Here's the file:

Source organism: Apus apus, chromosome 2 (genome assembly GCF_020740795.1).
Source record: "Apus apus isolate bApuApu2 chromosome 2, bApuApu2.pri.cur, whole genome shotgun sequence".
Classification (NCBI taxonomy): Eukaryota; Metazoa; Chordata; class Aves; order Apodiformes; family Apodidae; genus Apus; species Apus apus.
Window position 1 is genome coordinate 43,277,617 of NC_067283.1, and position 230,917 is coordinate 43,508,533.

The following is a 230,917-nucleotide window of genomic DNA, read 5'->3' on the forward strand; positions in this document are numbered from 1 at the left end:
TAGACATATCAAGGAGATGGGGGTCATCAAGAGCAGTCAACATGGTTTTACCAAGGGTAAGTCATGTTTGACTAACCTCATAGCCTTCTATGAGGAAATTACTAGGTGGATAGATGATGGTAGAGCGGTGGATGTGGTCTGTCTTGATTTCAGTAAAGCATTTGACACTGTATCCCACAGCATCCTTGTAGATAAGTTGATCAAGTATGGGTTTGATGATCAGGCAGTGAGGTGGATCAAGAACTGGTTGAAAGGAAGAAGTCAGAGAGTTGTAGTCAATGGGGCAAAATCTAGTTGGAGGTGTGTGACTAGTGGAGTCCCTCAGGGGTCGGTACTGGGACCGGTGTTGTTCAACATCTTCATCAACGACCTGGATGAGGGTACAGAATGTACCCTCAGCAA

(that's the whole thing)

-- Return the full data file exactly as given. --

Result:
Source organism: Apus apus, chromosome 2 (genome assembly GCF_020740795.1).
Source record: "Apus apus isolate bApuApu2 chromosome 2, bApuApu2.pri.cur, whole genome shotgun sequence".
Classification (NCBI taxonomy): Eukaryota; Metazoa; Chordata; class Aves; order Apodiformes; family Apodidae; genus Apus; species Apus apus.
Window position 1 is genome coordinate 43,277,617 of NC_067283.1, and position 230,917 is coordinate 43,508,533.

The following is a 230,917-nucleotide window of genomic DNA, read 5'->3' on the forward strand; positions in this document are numbered from 1 at the left end:
TAGACATATCAAGGAGATGGGGGTCATCAAGAGCAGTCAACATGGTTTTACCAAGGGTAAGTCATGTTTGACTAACCTCATAGCCTTCTATGAGGAAATTACTAGGTGGATAGATGATGGTAGAGCGGTGGATGTGGTCTGTCTTGATTTCAGTAAAGCATTTGACACTGTATCCCACAGCATCCTTGTAGATAAGTTGATCAAGTATGGGTTTGATGATCAGGCAGTGAGGTGGATCAAGAACTGGTTGAAAGGAAGAAGTCAGAGAGTTGTAGTCAATGGGGCAAAATCTAGTTGGAGGTGTGTGACTAGTGGAGTCCCTCAGGGGTCGGTACTGGGACCGGTGTTGTTCAACATCTTCATCAACGACCTGGATGAGGGTACAGAATGTACCCTCAGCAA